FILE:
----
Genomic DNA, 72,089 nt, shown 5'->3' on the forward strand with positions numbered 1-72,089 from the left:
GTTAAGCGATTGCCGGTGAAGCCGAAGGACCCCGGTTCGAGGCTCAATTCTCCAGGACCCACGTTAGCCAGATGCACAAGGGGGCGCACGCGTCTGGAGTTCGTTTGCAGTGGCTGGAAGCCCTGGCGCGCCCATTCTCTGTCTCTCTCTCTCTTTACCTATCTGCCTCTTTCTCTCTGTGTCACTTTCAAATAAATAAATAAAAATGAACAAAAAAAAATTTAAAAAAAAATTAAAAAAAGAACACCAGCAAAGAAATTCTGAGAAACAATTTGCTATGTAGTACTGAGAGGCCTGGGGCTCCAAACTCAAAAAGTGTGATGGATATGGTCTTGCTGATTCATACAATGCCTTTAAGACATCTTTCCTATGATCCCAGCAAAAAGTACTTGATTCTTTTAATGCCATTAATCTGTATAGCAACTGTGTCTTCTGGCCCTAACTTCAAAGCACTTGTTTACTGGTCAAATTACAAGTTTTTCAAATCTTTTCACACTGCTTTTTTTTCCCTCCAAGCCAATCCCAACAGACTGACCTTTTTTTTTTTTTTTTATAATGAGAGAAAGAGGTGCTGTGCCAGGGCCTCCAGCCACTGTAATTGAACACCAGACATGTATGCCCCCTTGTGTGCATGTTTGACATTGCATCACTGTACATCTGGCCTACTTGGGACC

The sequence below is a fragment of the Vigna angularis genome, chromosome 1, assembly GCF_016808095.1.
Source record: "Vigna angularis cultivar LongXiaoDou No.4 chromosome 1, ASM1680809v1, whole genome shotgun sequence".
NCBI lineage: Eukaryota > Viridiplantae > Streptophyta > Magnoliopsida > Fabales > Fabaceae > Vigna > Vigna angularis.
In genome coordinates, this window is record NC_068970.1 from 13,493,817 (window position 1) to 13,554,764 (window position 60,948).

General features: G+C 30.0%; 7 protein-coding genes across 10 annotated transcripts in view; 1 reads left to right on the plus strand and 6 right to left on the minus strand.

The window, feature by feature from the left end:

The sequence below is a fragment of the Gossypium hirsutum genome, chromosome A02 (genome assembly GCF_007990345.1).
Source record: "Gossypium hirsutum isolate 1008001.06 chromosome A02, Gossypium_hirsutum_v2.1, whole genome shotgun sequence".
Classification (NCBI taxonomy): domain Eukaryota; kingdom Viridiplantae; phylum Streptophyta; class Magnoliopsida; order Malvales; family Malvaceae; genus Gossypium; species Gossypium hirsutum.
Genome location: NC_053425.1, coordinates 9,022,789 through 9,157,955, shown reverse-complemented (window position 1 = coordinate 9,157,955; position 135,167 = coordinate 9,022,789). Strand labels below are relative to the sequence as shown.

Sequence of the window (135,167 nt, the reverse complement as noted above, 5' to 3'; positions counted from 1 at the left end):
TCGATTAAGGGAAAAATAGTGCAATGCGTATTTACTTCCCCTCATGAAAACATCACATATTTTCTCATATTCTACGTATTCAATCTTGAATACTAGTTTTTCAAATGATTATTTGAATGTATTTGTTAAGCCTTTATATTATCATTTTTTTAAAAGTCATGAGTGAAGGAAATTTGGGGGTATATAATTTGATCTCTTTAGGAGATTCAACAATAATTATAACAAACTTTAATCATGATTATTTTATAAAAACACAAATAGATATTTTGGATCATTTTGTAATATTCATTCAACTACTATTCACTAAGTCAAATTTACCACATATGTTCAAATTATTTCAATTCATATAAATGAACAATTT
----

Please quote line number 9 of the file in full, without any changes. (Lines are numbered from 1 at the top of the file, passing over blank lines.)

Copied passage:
The sequence below is a fragment of the Gossypium hirsutum genome, chromosome A02 (genome assembly GCF_007990345.1).